An overhead valve (OHV) engine, also informally called pushrod engine or I-head engine, is a type of piston engine that places the camshaft within the cylinder block (usually beside and slightly above the crankshaft in a straight engine or directly above the crankshaft in the V of a V engine), and uses pushrods or rods to actuate rocker arms above the cylinder head to actuate the valves. Lifters or tappets are located in the engine block between the camshaft and pushrods. The later overhead camshaft (OHC) design avoids the use of pushrods by putting the camshaft in the cylinder head.
The original overhead valve or OHV piston engine was developed by the Scottish-American David Dunbar Buick. It employs pushrod-actuated valves parallel to the pistons, and this is still in use today. This contrasts with previous designs which made use of side valves and sleeve valves.
Arthur Chevrolet was awarded US Patent #1,744,526 for an Overhead Valve Engine design. This patent included an adapter that could be applied to an existing engine, thus transforming it into an Overhead Valve Engine.
Nowadays, automotive use of side-valves has virtually disappeared, and valves are almost all "overhead". However most are now driven more directly by the overhead camshaft system, and these are designated OHC instead - either single overhead camshaft (SOHC) or double overhead camshaft (DOHC).
Overhead valve (OHV) engines have specific advantages:
- Smaller overall packaging — because of the camshaft's location inside the engine block, OHV engines are more compact than an overhead cam engine of comparable displacement.
- Less complex drive system — OHV engines have a less complex drive system to time the camshaft when compared with OHC engines. Most OHC engines drive the camshaft or camshafts using a timing belt, a chain or multiple chains. These systems require the use of tensioners which add some complexity to the engine. In contrast a OHV engine has the camshaft positioned just above crankshaft and can be run with a much smaller chain or even direct gear connection.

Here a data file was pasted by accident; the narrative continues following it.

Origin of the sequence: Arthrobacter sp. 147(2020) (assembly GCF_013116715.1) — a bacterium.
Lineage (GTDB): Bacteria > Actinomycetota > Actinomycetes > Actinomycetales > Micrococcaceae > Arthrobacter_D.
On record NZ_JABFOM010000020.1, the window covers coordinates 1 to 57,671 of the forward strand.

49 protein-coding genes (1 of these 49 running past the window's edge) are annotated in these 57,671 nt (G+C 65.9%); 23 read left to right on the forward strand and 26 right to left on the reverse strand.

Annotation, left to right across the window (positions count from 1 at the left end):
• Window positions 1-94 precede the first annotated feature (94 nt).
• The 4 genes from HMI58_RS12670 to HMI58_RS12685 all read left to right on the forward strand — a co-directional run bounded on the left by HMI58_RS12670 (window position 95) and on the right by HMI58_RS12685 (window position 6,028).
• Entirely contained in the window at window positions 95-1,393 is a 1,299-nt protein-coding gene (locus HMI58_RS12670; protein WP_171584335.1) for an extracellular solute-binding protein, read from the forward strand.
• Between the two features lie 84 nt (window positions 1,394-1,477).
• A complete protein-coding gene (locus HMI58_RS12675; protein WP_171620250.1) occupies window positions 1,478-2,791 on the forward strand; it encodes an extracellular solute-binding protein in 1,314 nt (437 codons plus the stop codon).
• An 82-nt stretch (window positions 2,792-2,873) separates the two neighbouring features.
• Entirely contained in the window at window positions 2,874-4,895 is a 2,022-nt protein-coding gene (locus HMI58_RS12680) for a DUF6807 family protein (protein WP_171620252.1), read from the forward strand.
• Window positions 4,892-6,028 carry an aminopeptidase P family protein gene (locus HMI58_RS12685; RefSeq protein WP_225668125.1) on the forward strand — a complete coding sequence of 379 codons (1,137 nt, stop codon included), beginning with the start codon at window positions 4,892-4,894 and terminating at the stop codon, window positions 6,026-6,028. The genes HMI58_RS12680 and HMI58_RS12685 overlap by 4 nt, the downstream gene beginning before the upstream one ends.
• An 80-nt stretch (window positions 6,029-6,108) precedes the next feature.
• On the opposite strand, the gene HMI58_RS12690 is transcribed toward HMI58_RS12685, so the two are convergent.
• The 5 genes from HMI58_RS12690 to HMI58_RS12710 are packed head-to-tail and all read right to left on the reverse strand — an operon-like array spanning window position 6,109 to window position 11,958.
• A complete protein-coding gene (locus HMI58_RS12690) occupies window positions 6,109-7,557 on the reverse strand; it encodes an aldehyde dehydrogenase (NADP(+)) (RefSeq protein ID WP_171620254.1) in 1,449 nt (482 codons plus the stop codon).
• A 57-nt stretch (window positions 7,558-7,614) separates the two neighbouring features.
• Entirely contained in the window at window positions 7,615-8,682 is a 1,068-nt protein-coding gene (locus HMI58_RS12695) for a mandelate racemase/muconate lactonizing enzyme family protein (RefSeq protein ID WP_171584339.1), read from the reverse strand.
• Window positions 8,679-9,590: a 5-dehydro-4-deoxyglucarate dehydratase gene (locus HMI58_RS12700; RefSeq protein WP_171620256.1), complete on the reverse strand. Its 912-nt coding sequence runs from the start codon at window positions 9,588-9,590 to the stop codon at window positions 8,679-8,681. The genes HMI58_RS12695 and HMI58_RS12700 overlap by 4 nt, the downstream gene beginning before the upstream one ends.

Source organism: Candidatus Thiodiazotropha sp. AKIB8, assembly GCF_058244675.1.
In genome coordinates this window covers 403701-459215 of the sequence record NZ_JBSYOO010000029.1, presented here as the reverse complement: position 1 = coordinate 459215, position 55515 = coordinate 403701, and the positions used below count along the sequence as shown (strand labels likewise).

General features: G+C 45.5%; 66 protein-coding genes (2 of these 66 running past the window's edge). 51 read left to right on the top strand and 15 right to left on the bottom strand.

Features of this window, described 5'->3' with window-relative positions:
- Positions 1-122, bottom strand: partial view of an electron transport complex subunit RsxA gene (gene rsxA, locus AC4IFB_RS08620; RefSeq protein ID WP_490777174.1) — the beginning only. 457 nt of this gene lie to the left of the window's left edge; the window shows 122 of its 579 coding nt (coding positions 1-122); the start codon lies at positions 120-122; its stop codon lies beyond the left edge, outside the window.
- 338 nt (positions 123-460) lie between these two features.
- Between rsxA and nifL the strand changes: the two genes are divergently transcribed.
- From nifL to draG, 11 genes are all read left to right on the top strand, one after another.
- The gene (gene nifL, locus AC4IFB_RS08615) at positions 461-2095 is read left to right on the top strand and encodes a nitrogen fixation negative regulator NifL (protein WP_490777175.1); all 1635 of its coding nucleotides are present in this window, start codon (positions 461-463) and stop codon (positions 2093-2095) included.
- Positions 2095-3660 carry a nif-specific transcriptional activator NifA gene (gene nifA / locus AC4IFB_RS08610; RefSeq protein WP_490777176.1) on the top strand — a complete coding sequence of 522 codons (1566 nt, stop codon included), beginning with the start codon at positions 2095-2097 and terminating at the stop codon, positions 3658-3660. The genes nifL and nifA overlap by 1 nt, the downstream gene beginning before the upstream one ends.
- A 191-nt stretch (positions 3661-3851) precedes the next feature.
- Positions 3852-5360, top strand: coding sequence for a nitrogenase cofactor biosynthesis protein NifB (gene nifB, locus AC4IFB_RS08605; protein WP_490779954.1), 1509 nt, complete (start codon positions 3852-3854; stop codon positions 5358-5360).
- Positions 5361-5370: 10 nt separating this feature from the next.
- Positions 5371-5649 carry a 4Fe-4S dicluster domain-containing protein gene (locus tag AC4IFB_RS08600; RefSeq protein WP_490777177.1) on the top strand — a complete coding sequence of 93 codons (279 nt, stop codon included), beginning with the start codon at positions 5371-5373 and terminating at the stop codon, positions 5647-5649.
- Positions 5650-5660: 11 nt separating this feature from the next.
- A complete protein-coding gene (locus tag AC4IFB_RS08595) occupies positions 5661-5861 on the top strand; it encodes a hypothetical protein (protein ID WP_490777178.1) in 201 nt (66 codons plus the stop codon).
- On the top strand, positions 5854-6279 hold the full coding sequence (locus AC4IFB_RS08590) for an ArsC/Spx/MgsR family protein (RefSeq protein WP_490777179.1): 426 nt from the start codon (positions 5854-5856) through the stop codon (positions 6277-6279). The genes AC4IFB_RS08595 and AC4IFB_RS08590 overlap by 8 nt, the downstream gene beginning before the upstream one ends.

Some specific problems that remain with overhead valve (OHV) engines:
- Limited engine speeds or RPM — OHV engines have more valvetrain moving parts, thus more valvetrain inertia and mass, as a result they suffer more easily from valve "float", and may exhibit a tendency for the pushrods, if improperly designed, to flex or snap at high engine speeds. Therefore, OHV engine designs cannot revolve ("rev") at engine speeds as high as OHC Modern OHV engines are usually limited to about 6,000 to 8,000 revolutions per minute (rpm) in production cars, and 9,000 rpm to 10,500 rpm in racing applications. In contrast, many modern DOHC engines may have rev limits from 6,000 rpm to 9,000 rpm in road car engines, and in excess of 20,000 rpm.
- Limited cylinder head design flexibility — overhead camshaft (OHC) engines benefit substantially from the ability to use multiple valves per cylinder, as well as much greater freedom of component placement, and intake and exhaust port geometry. Most modern OHV engines have two valves per cylinder, while many OHC engines can have three, four or even five valves per cylinder to achieve greater power. Though multi-valve OHV engines exist, their use is somewhat limited due to their complexity and is mostly restricted to low and medium speed diesel engines. In OHV engines, the size and shape of the intake ports as well as the position of the valves are limited by the pushrods.